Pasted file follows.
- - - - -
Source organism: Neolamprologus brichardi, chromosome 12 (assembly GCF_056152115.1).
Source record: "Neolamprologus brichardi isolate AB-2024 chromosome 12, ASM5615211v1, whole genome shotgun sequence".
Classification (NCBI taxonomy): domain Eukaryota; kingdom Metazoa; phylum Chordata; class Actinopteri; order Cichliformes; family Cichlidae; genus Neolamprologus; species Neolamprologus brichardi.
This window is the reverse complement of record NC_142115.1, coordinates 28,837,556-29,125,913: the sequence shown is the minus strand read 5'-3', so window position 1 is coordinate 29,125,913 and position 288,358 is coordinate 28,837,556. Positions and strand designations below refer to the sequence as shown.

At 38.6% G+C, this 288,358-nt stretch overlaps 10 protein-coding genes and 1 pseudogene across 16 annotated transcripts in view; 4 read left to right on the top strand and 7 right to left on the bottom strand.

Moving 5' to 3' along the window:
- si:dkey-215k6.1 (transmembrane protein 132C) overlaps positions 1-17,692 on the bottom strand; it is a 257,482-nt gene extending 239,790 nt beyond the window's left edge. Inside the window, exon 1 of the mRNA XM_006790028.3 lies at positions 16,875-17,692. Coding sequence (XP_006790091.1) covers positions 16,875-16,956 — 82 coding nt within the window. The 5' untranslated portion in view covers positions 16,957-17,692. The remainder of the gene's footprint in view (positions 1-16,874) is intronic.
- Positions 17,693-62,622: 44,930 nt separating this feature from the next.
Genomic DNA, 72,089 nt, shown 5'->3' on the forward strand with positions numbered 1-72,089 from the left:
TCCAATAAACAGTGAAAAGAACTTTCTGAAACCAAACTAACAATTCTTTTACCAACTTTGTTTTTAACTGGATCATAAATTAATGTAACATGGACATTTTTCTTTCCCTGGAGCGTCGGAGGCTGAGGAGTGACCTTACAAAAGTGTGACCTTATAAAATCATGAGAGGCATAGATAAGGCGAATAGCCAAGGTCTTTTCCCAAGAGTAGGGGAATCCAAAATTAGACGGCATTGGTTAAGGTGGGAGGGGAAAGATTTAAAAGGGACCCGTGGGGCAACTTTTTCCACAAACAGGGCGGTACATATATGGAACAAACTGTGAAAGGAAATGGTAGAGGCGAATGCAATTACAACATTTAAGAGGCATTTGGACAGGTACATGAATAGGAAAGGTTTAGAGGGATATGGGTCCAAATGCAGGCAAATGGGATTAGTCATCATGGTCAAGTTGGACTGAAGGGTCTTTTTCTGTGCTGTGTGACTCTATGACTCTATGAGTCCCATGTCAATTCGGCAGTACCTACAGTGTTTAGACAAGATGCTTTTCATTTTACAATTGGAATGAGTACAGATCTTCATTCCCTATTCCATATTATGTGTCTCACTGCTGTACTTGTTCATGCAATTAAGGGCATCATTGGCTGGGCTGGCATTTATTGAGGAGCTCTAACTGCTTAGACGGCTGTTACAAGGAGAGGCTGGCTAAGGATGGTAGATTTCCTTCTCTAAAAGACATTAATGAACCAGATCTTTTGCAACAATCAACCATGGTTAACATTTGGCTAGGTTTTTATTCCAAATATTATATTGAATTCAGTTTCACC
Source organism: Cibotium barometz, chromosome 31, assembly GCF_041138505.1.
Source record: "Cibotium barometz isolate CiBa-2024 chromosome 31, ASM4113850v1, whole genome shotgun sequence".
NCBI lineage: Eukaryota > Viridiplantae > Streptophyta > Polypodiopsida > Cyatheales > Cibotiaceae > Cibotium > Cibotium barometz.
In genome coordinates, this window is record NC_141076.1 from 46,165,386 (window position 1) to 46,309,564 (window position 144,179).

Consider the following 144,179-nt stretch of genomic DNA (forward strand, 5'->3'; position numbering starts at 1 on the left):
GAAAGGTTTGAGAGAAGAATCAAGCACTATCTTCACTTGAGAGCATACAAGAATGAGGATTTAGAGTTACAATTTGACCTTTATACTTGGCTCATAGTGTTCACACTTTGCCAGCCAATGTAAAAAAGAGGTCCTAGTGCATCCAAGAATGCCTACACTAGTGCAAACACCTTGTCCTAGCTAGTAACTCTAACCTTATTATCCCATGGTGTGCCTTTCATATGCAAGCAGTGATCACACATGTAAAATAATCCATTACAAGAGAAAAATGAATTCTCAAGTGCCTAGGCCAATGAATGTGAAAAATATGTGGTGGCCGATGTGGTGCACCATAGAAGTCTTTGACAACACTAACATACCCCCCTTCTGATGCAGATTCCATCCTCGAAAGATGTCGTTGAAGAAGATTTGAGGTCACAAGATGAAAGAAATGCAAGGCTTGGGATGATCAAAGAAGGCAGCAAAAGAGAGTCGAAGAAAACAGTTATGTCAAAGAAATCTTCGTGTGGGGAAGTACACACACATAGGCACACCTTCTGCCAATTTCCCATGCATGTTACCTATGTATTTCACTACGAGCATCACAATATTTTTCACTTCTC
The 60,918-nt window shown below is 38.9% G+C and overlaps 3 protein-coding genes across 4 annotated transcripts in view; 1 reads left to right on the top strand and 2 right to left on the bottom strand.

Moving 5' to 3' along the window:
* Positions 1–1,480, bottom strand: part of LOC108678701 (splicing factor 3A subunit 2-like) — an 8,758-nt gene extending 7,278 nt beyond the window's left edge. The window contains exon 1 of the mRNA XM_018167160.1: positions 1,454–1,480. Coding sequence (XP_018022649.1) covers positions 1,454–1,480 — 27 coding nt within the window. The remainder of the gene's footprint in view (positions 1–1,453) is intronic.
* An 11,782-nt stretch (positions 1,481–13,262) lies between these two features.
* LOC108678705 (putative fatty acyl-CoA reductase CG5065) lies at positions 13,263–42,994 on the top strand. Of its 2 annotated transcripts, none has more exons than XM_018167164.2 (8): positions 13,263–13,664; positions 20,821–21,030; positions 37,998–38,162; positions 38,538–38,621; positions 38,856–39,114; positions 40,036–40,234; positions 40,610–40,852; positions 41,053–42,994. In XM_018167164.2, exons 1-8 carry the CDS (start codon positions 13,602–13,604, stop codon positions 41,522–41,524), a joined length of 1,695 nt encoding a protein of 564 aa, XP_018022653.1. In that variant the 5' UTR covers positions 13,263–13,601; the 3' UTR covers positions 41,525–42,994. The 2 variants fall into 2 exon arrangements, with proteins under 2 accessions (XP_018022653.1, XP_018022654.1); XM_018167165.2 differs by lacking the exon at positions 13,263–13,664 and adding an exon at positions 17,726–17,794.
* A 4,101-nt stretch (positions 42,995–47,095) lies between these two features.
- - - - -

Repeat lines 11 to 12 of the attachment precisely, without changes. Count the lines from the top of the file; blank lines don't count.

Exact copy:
Source organism: Cibotium barometz, chromosome 31, assembly GCF_041138505.1.
Source record: "Cibotium barometz isolate CiBa-2024 chromosome 31, ASM4113850v1, whole genome shotgun sequence".